1995(1) ALL MR 424
IN THE HIGH COURT OF JUDICATURE AT BOMBAY
A.P. SHAH, J.
Chandrakant Baliram Vaidya. Vs. Madhav Chhagan Patil & Others
Writ Petition No.2771 of 1994
21st February, 1995
Petitioner Counsel: Mr. D.T. PATIL
Respondent Counsel: Mr. N.B. SHAH with PRAVIN SHAH
Bombay Stamp Act (1958) S.2(c)(ii) -Bond -"Usanwar Pawati" whether a bond - Test is to ascertain whether it by itself creates an obligation with express promise to repay the amount or whether it merely acknowledges pre-existing liability.
In the present case by the "Usanwar Pawati" the defendant has acknowledge the liability for an amount of Rs. 50,000 and has expressly promised to repay the same within a period of one year and this promise has been incorporated in the document itself. There is an acknowledgement of an ascertained amount with a further promise to pay the amount and the document is attested by the witness. Held the trial Court was right in holding that the document is a bound and therefore, there was no need to interfere with the direction to impound the document under O.13, R.8 of C.P.C.(1882) ILR 8 CAL 284, AIR 1939 ALL 205; AIR 1972 MP 54 relied on. (Para 5)
JUDGMENT: The short question is whether the document described as "Usanwar Pawati" (In Marathi, Usanwar Pawati ) produced by the defendant is a bond or whether it is merely an acknowledgement of a pre-existing liability.
(i) any instrument whereby a person obliges himself to pay money to another, on condition that obligation shall be void if a specified act is performed, or is not performed, as the case may be;
(ii) any instrument attested by a witness and not payable to order or bearer, whereby, a person obliges himself to pay money to another; and
(iii) any instrument so attested whereby a person obliges himself to deliver grain or other agricultural produce to another."
3. It is well settled that the real test to decide whether a particular document is a bond or not, is to find out, after reading the document as a whole, whether an obligation is created by the document itself or whether it is merely an acknowledgement of a pre-existing liability. If there is merely an acknowledgement of a pre-existing liability which could have been enforced apart from the document itself, then the matter stands on a different footing. But if the document creates an obligation in itself with an express promise for payment of an amount will have to be treated as a bond within the meaning of Section 2(c)(ii) of the Bombay Stamp Act.
4. In the matter of Hamdard Dawakhana (AIR 1968 Delhi 1), the full Bench of the Delhi High Court observed that finding out the true character of an instrument, one has to read the instrument as a whole and then find out its dominant purpose. In this context, the Full Bench made a reference to a decision of the Calcutta High Court in Gisborne and Co. v. Subal Bowri [(1882) ILR 8 Cal 284] and the observations made by Garth, Chief Justice, therein. It was held by the Delhi High Court :-
" The test laid down by the learned Chief Justice for distinguishing a "bond" from an "agreement", is : In the former case, in the event of breach, the party to the instrument, who had obliged to pay money to the other, is liable to pay the sum stipulated in the instrument. In the latter case the quantum of damages has to be fixed by the Court."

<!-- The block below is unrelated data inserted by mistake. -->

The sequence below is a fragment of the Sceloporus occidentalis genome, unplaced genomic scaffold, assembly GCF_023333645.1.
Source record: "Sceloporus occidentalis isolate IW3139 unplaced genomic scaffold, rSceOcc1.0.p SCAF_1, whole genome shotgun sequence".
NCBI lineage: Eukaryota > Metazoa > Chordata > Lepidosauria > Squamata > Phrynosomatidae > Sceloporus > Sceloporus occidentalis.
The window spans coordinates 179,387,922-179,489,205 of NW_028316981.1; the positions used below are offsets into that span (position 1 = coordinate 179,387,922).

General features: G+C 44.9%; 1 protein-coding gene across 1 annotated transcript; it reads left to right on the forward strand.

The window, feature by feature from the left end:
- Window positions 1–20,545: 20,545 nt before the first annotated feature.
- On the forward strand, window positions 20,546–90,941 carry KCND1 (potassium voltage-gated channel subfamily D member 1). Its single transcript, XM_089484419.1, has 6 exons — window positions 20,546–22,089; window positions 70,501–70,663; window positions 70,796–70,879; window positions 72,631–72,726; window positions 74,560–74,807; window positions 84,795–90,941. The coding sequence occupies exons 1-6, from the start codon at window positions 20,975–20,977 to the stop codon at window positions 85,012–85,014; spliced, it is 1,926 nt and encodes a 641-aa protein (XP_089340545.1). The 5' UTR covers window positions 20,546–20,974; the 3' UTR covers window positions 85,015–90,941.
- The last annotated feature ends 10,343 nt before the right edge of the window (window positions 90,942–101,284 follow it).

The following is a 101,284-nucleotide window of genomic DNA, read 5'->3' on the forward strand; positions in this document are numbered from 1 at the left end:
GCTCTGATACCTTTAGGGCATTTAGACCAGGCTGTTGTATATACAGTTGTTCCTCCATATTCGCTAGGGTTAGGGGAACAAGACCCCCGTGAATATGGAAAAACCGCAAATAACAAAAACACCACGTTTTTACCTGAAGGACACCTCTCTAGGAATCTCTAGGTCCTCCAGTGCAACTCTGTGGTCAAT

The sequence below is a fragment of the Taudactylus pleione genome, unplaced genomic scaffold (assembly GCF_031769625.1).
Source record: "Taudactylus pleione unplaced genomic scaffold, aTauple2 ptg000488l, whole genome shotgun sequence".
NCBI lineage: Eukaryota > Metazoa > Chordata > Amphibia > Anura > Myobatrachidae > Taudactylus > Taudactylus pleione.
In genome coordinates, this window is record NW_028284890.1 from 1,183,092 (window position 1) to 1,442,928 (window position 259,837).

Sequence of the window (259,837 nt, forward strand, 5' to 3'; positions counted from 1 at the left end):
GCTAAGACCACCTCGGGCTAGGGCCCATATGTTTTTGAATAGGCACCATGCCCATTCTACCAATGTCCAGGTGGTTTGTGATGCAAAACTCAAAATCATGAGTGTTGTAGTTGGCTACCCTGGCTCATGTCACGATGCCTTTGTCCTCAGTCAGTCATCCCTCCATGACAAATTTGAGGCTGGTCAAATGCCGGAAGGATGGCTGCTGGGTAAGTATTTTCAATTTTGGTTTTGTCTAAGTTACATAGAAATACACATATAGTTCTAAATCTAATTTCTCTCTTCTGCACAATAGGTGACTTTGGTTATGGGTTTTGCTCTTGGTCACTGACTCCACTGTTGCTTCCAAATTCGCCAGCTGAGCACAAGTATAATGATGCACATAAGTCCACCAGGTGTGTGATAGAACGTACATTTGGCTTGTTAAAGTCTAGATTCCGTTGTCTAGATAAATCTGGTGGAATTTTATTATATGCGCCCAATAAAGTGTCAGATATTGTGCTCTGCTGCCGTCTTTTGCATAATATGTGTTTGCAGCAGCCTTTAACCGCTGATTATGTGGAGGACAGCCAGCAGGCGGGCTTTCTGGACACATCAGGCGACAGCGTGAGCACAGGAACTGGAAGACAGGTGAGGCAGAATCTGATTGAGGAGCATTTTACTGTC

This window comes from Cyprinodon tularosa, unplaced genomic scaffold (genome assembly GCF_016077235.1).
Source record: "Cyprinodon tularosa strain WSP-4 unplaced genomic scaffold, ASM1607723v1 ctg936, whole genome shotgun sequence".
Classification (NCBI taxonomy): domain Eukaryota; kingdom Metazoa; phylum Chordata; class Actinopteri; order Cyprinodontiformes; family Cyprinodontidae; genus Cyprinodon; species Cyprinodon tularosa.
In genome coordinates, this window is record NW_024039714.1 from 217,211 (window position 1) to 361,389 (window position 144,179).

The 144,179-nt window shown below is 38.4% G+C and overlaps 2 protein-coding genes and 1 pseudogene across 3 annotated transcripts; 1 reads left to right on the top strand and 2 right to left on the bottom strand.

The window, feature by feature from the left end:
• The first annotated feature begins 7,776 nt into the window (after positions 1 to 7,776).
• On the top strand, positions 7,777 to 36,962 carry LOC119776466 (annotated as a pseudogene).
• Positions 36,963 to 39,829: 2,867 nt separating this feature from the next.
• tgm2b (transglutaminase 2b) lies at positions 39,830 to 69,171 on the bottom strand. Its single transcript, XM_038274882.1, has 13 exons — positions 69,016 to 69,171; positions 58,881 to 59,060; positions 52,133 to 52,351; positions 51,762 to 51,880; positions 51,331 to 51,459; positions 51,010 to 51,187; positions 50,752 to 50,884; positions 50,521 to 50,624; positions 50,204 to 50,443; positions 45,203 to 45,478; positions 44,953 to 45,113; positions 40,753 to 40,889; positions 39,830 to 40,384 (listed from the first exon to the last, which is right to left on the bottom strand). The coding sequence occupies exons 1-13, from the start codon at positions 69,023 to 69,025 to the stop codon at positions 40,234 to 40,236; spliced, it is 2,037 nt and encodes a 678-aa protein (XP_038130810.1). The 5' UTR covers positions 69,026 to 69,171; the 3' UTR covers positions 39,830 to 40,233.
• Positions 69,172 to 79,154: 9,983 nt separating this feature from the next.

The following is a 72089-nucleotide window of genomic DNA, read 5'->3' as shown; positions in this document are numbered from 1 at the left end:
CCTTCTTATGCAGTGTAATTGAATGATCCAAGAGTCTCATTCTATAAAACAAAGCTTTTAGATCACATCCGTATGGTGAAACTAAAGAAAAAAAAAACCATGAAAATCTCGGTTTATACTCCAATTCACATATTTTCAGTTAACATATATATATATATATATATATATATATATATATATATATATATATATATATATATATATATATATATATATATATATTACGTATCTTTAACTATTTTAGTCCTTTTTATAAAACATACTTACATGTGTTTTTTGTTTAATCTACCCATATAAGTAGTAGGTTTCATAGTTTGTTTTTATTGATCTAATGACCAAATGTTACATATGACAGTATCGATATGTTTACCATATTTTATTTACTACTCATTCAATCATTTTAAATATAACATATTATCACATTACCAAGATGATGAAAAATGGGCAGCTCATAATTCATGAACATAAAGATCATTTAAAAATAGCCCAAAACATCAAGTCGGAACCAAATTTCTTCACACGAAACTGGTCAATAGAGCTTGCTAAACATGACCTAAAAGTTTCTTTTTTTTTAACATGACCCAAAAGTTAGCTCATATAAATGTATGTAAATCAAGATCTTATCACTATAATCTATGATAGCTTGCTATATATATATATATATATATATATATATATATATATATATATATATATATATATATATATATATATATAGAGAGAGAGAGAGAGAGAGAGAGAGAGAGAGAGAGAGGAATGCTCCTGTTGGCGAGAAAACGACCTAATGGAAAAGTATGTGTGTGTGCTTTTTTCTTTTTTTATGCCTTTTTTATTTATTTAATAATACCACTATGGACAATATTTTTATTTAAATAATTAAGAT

Similar test has been laid down by the Allahabad High Court in Har Dayal v. Babu Ram (AIR 1939 All 205). In this context, the Allahabad High Court held that :-
" An instrument, in the form of an agreement between two parties, reciting that a certain sum is due from the first party to the second covenanting that the first party will pay the same with interest in certain instalments, and being attested at witnesses and not being payable to order or bearer, comes within the definition of a bond as given in section 2(5) of the Stamp Act, and the stamp duty payable thereon is that for a bond, although the instrument appears to be in the form of an agreement."
The Madhya Pradesh High Court has observed in Gulabchand v. Bhama (AIR 1972 MP 54) as follows :-
" Thus, on reading the aforesaid description in Article 1 with sub-section (5) of section 2 of the Act, it would appear that where an acknowledgment contains a promise to pay, it is not to be stamped as an acknowledgment, but will have to be stamped as a bond, where it is attested by a witness and is not payable to order or bearer."
5. Bearing in mind the above principles, it is seen that in so far as the present document is concerned, the defendant has acknowledged the liability for an amount of Rs.50,000/- and has expressly promised to repay the same within a period of one year and this promise has been incorporated in the document itself. In the said document, there is an acknowledgement of an ascertained amount with a further promise to pay the amount and the document is attested by the witnesses. Thus, the trial Court is clearly right in holding that the document is a bond and, therefore, there is no need to interfere with the direction of the trial Court to impound the document under order XIII, Rule 8 of C.P.C.